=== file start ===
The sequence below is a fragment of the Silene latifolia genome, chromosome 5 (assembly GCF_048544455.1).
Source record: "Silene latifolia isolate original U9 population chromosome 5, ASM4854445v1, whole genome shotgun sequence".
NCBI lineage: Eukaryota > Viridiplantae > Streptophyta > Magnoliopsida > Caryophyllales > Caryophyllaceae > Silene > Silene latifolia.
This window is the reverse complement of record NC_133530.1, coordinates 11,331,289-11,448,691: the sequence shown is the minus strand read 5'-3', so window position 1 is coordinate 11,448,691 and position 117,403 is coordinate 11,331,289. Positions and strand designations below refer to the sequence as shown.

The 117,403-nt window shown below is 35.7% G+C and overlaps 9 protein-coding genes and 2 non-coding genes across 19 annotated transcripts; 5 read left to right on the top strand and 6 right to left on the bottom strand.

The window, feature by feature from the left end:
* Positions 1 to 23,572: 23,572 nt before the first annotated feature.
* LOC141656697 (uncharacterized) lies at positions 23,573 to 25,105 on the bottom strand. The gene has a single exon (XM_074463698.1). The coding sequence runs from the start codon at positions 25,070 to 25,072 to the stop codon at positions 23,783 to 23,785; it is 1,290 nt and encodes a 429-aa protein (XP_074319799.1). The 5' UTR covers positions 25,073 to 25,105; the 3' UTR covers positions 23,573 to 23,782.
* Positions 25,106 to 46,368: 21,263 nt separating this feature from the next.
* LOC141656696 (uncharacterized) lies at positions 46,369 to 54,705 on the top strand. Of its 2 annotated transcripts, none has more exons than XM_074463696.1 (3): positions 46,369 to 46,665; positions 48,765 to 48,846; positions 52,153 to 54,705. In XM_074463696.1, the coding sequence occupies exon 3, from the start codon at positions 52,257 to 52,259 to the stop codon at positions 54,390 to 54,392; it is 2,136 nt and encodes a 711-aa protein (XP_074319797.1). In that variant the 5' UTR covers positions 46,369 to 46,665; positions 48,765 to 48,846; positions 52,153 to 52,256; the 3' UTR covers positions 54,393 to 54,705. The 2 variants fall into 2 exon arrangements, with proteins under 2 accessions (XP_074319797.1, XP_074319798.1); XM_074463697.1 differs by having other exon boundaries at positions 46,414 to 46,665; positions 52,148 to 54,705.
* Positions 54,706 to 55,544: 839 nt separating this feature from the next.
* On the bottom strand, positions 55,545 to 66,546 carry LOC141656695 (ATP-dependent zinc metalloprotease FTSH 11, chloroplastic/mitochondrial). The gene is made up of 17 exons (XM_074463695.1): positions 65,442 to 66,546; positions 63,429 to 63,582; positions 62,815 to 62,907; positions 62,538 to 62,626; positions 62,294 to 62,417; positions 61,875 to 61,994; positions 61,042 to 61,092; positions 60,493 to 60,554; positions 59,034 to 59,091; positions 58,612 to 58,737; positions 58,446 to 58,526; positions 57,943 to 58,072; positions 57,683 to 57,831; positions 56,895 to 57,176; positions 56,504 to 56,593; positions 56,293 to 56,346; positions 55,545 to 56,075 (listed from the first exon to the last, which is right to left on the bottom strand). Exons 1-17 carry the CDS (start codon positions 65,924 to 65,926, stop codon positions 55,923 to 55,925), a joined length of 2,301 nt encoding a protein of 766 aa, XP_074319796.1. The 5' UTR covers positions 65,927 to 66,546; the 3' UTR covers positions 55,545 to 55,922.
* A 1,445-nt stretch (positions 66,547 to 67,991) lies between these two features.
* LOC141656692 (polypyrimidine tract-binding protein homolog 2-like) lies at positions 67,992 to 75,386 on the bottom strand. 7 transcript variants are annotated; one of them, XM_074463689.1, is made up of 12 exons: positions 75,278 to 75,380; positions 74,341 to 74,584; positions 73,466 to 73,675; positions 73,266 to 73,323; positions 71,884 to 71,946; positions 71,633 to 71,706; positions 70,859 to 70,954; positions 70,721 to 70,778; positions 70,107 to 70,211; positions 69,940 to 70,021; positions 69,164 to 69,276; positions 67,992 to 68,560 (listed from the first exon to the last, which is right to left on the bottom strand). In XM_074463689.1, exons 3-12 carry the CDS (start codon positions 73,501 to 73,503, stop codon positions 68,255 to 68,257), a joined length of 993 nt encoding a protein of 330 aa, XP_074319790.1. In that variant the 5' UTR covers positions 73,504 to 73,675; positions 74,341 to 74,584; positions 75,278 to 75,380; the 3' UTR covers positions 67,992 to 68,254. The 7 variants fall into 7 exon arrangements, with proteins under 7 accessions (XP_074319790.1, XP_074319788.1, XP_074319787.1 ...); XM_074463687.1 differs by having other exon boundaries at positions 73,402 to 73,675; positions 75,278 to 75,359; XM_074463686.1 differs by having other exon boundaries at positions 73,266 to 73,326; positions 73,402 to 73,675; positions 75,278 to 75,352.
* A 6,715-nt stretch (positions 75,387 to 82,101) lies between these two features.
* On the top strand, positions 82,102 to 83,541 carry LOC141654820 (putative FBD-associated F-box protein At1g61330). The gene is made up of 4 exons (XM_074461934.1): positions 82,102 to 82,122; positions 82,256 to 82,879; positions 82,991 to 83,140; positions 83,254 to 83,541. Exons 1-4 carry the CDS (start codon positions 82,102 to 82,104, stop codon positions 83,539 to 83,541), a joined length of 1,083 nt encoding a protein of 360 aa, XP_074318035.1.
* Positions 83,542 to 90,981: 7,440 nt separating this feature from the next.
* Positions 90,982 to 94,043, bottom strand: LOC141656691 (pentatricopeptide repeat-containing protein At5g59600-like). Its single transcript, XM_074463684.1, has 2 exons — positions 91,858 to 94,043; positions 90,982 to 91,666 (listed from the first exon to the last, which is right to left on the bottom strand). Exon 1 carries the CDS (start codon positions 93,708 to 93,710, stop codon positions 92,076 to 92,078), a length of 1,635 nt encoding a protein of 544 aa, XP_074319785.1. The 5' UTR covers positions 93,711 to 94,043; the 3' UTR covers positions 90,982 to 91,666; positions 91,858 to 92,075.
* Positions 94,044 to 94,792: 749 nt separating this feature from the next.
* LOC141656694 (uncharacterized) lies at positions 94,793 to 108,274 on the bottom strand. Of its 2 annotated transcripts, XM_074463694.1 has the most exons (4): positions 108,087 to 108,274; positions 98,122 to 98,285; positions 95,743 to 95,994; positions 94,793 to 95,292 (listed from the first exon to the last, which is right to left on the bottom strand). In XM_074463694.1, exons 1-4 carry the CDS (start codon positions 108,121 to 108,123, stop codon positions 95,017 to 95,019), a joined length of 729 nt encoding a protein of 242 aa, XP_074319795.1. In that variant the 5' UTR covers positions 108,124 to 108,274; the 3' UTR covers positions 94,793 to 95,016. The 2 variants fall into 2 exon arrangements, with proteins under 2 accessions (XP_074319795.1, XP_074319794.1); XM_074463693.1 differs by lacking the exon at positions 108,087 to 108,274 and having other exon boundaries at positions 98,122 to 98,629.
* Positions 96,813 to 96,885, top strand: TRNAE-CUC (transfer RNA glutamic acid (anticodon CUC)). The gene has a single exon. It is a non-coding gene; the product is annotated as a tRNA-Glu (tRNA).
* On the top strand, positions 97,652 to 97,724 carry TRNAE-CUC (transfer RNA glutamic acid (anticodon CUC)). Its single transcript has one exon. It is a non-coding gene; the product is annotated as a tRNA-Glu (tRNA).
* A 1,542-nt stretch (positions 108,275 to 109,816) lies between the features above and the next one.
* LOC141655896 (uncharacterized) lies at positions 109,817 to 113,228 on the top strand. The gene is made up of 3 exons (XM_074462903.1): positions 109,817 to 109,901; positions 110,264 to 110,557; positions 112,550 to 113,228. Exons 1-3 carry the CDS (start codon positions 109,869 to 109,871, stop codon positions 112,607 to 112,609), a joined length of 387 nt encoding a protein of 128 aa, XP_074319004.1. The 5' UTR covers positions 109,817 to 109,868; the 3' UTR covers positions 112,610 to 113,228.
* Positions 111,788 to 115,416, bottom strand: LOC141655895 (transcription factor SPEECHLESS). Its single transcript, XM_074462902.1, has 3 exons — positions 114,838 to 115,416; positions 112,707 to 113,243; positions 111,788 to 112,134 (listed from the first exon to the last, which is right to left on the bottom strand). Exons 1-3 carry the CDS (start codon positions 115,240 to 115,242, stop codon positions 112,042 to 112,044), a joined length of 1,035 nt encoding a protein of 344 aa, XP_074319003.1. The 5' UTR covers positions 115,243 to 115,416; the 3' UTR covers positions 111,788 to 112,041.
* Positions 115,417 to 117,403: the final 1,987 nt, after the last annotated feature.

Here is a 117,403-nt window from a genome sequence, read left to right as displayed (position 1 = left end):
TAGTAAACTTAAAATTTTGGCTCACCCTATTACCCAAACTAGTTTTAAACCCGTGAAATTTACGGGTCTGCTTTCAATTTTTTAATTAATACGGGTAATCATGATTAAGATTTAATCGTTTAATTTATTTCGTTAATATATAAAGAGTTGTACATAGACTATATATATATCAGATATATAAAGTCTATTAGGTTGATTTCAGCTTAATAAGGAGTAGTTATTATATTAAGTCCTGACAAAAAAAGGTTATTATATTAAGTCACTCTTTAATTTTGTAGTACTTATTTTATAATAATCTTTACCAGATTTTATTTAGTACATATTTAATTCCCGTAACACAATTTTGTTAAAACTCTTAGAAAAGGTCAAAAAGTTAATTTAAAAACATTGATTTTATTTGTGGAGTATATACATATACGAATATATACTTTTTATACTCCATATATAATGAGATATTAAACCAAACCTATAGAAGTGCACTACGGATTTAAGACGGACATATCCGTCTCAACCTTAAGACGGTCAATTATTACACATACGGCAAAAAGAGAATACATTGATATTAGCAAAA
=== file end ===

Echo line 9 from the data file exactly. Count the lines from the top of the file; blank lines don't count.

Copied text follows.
* Positions 25,106 to 46,368: 21,263 nt separating this feature from the next.